Café Tortoni is the most known and perhaps the most emblematic of all. It was established in 1858 and figures from tango, literature, and painting passed through it. In the 1920s, la Peña del Tortoni, a group that promoted art and culture, was founded there. It was led by the painter Benito Quinquela Martín and by writers like Alfonsina Storni, Roberto Arlt, Jorge Luis Borges, and Baldomero Fernández Moreno, among others. Later, in the 1960s, Café Tortoni was the reunion place of another literary group, which included Abelardo Castillo, Humberto Costantini, Ricardo Piglia, and Isidoro Blaisten, among other writers.
Are there hidden cities within this city that have intrigued or seduced you?
The bridge in Caballito is a place I always like to visit. This bridge crosses the railroad tracks and borders the field of the football club Ferro Carril Oeste. On one side, there are gigantic containers and buildings. On the other side, there are the playing fields. And on both sides are the tracks that disappear into the distance. There aren’t many people. The bridge is a bit desolate. There is an abandoned train car in the grass beside the tracks. Once in a while, from above, I see a dog prowling, a fire lit below. I feel it as a moment in which things are waning: as if from that bridge everything surrounding it were dimmed. More than voices, I notice the growth of plants upon the wire fence. The bridge forms a dry outline, a postcard from no one.
Where does passion live here?
In fútbol. Even I, who am not a fanatic, feel it everywhere. Shouts announcing goals, bars where people have a drink and watch games, people talking about football, buses with interiors decorated in honor of a team, graffiti in the streets, amateur football fields.
What is the title of one of your works about Buenos Aires and what inspired it exactly?
The book Catacumbas (Catacombs) is divided into three sections, each pertaining to a street. The first address is in the neighborhood of Palermo, the second in the neighborhood of Caballito. The poem “Palermo” makes reference to the Botanical Garden—found in that neighborhood—and to the cats that tend to wander about there:
Palermo is my father’s neighborhood
from an opal face shine
cats with gemstone eyes
the light dies in Palermo
gives in with the dying cats
in nocturnal fights
my father embraced Palermo destroyed my childhood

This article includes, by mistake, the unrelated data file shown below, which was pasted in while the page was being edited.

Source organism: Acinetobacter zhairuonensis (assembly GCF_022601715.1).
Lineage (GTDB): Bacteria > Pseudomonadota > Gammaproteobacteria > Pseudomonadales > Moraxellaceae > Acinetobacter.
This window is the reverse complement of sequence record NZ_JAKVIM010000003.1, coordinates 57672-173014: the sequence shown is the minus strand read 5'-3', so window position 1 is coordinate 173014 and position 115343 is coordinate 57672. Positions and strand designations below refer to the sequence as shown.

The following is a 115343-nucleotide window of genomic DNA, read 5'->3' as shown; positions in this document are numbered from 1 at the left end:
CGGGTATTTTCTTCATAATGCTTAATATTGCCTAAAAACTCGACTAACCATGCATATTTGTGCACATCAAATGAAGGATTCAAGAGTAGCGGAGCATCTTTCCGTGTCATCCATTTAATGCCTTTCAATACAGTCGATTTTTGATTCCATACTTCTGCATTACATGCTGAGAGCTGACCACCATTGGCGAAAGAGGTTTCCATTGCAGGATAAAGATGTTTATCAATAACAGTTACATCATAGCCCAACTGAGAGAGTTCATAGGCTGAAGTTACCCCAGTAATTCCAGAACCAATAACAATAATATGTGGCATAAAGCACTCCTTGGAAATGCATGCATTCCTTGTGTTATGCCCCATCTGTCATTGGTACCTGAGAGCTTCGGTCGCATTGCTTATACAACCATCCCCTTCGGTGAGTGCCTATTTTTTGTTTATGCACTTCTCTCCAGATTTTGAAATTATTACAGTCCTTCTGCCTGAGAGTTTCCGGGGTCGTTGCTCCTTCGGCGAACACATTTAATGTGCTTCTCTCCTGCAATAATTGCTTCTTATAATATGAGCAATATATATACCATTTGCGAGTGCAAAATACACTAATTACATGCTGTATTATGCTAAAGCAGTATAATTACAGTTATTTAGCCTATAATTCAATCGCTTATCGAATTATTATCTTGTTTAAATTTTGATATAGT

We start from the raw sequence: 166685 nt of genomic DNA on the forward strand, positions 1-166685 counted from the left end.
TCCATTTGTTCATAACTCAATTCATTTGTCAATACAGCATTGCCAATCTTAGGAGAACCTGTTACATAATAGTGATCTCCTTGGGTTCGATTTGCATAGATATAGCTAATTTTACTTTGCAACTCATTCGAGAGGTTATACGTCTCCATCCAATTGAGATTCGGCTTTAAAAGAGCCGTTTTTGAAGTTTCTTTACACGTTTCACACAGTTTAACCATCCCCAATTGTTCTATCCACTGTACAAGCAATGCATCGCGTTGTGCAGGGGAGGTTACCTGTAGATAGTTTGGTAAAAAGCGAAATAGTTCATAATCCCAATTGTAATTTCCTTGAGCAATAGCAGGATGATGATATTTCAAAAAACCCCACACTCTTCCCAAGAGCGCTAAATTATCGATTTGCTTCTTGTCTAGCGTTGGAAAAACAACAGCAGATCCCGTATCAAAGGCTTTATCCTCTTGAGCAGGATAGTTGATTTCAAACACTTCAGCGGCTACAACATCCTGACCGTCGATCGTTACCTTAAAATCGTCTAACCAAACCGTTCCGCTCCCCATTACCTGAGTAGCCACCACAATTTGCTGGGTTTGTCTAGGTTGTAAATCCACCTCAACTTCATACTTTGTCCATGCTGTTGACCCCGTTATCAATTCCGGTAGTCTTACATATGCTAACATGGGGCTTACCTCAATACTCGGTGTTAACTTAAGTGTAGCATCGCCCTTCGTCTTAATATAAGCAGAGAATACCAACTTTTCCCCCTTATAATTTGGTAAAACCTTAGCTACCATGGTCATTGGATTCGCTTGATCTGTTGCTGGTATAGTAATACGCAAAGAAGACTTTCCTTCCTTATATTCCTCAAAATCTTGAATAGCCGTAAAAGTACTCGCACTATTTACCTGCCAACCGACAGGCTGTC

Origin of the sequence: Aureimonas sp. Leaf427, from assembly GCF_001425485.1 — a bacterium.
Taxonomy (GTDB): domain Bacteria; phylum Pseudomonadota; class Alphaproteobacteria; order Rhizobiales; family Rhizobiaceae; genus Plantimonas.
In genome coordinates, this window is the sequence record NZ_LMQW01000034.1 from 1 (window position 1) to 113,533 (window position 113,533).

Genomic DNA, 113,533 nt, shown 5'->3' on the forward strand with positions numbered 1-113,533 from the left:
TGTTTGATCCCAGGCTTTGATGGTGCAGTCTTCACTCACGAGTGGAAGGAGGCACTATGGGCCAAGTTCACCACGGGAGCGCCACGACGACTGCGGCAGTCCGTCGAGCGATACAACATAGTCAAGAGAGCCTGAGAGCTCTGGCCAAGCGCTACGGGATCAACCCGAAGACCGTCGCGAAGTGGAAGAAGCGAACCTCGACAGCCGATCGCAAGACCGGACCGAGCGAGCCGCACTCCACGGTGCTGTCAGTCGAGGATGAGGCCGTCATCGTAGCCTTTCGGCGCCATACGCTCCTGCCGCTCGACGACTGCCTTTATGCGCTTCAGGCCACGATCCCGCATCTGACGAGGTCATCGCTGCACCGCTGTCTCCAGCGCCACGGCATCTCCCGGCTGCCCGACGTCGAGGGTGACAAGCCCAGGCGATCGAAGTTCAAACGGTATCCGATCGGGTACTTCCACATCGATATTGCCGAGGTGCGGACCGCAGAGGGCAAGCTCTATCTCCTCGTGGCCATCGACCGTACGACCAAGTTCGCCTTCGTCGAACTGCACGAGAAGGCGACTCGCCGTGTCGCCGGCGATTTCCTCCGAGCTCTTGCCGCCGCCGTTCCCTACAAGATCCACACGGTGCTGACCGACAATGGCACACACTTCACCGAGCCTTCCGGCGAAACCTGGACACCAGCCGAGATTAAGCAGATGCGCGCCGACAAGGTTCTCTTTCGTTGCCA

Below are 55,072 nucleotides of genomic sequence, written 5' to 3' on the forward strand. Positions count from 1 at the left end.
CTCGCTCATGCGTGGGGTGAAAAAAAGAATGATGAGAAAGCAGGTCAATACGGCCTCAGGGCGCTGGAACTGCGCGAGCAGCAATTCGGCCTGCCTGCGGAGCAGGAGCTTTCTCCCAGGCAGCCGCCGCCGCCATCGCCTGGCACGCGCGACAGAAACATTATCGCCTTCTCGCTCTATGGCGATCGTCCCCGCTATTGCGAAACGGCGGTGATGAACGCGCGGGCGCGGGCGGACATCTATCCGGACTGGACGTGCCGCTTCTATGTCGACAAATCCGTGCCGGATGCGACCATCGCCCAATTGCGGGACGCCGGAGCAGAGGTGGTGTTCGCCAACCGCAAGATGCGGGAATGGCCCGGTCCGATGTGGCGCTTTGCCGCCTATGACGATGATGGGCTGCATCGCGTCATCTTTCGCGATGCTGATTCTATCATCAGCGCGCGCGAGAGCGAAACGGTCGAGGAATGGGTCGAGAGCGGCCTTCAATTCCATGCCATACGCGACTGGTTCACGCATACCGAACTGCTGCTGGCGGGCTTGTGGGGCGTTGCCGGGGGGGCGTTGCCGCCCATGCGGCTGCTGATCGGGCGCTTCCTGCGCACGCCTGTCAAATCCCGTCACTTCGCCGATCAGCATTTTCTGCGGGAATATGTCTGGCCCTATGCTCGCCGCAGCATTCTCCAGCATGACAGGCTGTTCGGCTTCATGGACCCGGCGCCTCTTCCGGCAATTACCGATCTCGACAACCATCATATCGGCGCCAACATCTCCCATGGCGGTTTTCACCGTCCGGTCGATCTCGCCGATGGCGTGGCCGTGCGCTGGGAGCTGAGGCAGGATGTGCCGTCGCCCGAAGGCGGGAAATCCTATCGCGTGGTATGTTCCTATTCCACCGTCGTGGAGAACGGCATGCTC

me and the starving cats of the botanic gardens
came up with the potion:
we would apply thick salt to their eyes
we would see them disintegrate
until they revealed
two shadowy cisterns
—that were mine—
the images rust
the neighborhood turns sepia
one day my father will not be Palermo will not be
I will be a reflection
of the twisted branches
Inspired by Levi, “Outside Buenos Aires does an outside exist?”
I have lived in and outside of Buenos Aires. I think about the sensation of returning after being in another country for various months. Upon returning, I see Buenos Aires like an outsider, like a new and resplendent city. Buenos Aires never loses its magic while it can be perceived as an outsider from within. And for this it is necessary to leave in order to return, which is not the same thing as leaving. As the tango by Troilo says: “Someone once said / that I left my neighborhood / When? . . . But, when? . . . / If I am always coming arriving.”
Translated from the Spanish by Eileen O’Connor.
Luciana Jazmín Coronado was born on April 3, 1991 in Buenos Aires, Argentina. She studied literature at the Universidad de Buenos Aires. She has published two books of poetry: La insolación (Sunstroke, Viajero Insomne, 2014) and Catacumbas (Catacombs, Valparaíso Ediciones, 2016), winner of the San Salvador Hispano-American Poetry Prize. Her poems have been published in anthologies, journals, and blogs in Latin America and Europe. Some of her poems have been translated into Italian. She teaches language, literature, and English, and she translates poetry.
Eileen O’Connor’s writing has appeared in The Recorder: Journal of Irish American History, Solstice: A Magazine of Diverse Voices, The Women’s Review of Books, and Hippocampus, among other publications. She has translated essays, stories, and poetry from the Spanish, including Pez/Fish, by Peruvian poet Mariela Dreyfus (Nirala Publications, 2014); the young adult novel I Lived on Butterfly Hill by Marjorie Agosín (Simon and Schuster, 2014), winner of the 2015 Pura Belpré Award and finalist for the 2014 National Jewish Book Award; and most recently a volume of poetry by Marjorie Agosín, Harbors of Light (White Pine Press, 2016), which World Literature Today chose as one of their 75 Notable Translations of 2016. A graduate of Harvard College and New York University, Eileen currently teaches writing and Spanish at Wellesley College.